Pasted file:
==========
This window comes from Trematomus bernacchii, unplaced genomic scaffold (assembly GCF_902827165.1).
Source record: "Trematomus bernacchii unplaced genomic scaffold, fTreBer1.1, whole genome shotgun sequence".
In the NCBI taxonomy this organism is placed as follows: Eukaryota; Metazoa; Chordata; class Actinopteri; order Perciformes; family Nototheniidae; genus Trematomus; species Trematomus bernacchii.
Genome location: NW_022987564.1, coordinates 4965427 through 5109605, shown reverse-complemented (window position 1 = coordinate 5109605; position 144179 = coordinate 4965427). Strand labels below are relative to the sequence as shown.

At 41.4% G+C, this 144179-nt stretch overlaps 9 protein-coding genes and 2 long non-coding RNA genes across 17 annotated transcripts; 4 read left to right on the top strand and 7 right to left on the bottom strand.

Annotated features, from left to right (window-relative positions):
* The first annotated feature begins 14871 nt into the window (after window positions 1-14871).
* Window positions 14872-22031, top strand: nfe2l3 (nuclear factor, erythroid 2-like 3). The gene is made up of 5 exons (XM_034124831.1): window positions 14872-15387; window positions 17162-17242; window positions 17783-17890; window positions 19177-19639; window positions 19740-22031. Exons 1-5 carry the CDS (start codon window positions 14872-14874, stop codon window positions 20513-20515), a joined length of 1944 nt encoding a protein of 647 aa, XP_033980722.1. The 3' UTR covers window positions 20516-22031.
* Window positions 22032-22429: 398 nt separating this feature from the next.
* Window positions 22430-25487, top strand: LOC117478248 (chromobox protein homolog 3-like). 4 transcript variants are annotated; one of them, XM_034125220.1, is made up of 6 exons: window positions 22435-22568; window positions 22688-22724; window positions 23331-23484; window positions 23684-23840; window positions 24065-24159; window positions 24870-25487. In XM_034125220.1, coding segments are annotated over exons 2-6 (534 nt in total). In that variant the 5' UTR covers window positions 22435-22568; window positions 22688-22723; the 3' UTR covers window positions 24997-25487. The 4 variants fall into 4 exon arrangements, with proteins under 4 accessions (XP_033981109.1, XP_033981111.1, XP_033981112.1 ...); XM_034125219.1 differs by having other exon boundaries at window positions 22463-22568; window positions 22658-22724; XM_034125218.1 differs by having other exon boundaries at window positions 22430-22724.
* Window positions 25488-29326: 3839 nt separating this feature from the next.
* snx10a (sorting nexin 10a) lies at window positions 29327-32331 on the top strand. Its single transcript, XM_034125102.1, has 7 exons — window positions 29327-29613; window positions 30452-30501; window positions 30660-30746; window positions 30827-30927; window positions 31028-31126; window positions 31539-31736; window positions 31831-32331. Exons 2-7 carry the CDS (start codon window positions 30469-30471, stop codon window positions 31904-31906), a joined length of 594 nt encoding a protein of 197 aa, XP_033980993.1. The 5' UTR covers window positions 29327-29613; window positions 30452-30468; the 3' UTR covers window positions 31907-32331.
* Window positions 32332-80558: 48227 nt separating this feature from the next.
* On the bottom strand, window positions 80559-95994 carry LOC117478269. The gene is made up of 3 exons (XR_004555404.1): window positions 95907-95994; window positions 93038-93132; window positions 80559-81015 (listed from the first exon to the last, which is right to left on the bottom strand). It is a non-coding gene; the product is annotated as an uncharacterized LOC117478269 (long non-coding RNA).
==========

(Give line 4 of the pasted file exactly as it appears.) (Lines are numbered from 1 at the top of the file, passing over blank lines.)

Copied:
Genome location: NW_022987564.1, coordinates 4965427 through 5109605, shown reverse-complemented (window position 1 = coordinate 5109605; position 144179 = coordinate 4965427). Strand labels below are relative to the sequence as shown.